There is surely no shortage of content out there on the web, but for many of us, that can actually be a problem. Twitter is great for real-time information, and Facebook is great for seeing what your friends are sharing, and newsfeeds like Flipboard are awesome at pulling together content based on your interests.
But Mix, the latest project out of Expa, and led by Garrett Camp, is looking to filter down content and serve to you the things you're most likely to care about.
This is done by recommending content based on a semantic graph and a social graph. In other words, your Mix.com feed is based on what you like and who you know, rather than hitting you with one, or the other, or breaking news, or all of the above in a single chronological feed.
Camp, who is the founder of companies like Uber and, previously, StumbleUpon, said that he has spent his life building products that he actually wants in his life.
"I haven't been able to get the signal-to-noise ratio that I'd like on any of these other platforms," said Camp. "If I want to see cool stuff related to architecture or funk music, I don't want to have to search for it, and these existing platforms don't satisfy my desire. After 20 minutes looking through a newsfeed I might have found some cool stuff, but it's a needle in a haystack. I only really like a small fraction of it."
In part, Mix piggybacks off of what was learned from StumbleUpon, which is now a subsidiary of Mix. Camp explained that StumbleUpon was built specifically for consumption, and that only a small number of users were actually giving feedback on that content, let alone contributing content to the platform.
The hope is to get a better balance between consumption and curation from each user on Mix.
After on-boarding with either Twitter or Facebook (in a few days, you should be able to sign in with both), users are asked to choose at least five interests. From there, users are asked to select people that they know or want to follow on Mix.
Once sign-up is completed, users are thrown into the main home page. This page has a "Top For You" section, which is a combination of content across all your selected topics and people, as well as individual topic cards (Politics, Humor, Tech, etc.).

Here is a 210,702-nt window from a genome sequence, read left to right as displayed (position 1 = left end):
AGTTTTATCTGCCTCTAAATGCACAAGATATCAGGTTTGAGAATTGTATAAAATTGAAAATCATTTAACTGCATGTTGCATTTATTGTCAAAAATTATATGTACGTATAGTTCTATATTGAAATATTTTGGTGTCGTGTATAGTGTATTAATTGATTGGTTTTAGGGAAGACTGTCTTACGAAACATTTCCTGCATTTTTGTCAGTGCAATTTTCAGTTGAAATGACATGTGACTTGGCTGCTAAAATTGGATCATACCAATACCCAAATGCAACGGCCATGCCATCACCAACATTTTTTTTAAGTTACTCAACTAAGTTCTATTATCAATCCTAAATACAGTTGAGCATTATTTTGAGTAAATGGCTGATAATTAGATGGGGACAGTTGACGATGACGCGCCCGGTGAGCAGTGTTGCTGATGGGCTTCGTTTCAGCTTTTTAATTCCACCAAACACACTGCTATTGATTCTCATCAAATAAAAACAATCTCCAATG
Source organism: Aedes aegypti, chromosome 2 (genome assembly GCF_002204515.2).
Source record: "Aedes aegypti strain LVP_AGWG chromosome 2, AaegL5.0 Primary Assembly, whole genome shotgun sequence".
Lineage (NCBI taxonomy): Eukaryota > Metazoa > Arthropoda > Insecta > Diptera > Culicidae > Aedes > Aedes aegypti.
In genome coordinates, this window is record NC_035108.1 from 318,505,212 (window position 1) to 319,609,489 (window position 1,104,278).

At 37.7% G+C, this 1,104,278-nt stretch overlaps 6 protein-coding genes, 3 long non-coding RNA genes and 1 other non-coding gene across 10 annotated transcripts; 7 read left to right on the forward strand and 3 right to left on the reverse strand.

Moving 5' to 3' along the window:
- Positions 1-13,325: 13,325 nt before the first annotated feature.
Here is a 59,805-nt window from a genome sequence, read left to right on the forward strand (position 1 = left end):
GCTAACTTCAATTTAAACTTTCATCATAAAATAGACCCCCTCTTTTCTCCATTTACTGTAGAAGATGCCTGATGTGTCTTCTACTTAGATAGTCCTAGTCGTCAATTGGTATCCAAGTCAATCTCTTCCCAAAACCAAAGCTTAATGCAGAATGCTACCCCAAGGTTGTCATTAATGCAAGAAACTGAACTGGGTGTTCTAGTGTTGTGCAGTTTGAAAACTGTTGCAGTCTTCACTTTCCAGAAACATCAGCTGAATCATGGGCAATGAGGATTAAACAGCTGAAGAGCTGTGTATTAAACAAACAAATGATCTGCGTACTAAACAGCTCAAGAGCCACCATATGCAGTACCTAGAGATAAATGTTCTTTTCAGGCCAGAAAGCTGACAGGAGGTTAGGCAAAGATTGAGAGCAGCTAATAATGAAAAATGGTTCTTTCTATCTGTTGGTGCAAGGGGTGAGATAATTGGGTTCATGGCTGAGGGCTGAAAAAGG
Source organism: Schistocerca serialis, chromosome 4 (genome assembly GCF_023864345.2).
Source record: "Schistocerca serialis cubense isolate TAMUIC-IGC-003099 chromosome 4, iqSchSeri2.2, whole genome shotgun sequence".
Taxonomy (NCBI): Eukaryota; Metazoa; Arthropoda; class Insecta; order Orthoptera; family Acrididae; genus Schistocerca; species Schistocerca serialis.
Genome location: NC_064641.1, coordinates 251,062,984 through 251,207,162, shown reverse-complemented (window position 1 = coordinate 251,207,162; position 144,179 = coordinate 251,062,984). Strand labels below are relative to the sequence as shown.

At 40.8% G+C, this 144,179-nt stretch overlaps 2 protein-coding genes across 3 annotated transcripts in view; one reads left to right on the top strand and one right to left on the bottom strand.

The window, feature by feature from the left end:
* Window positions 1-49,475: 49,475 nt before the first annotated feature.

As you swipe through, snippets of each story and a photo are shown on the page, along with buttons for "Share" and "Mix."
Users can click in to the story, or choose to add it to their own Mix, much like a playlist on Spotify. Users can create Mixes around whatever they want, and those Mixes are available to their followers on the network as a standalone feed. Plus, each time you add a piece of content to one of your Mixes, it informs the algorithm about what to generally serve to people who follow you.
In short, Mix takes into account what's trending, who's interested, what interests you share with those people, and what interests you've specified within the app to serve you content.
"My hope is that someone wakes up and swipes ten times in the app and realizes that the majority of the content they see is something they actually want to read," said Camp.
For now, Mix is in the very early stages — in fact, Camp even referred to it as an MVP. The team is releasing it now with plans to continue polishing and refining, adding things like person search and the ability to log in with both Facebook and Twitter. The company also plans to release a web version of the app soon.
While monetization is a ways out, Camp sees an opportunity to build out a native advertising platform within Mix, letting brands by cards and shared sponsored posts.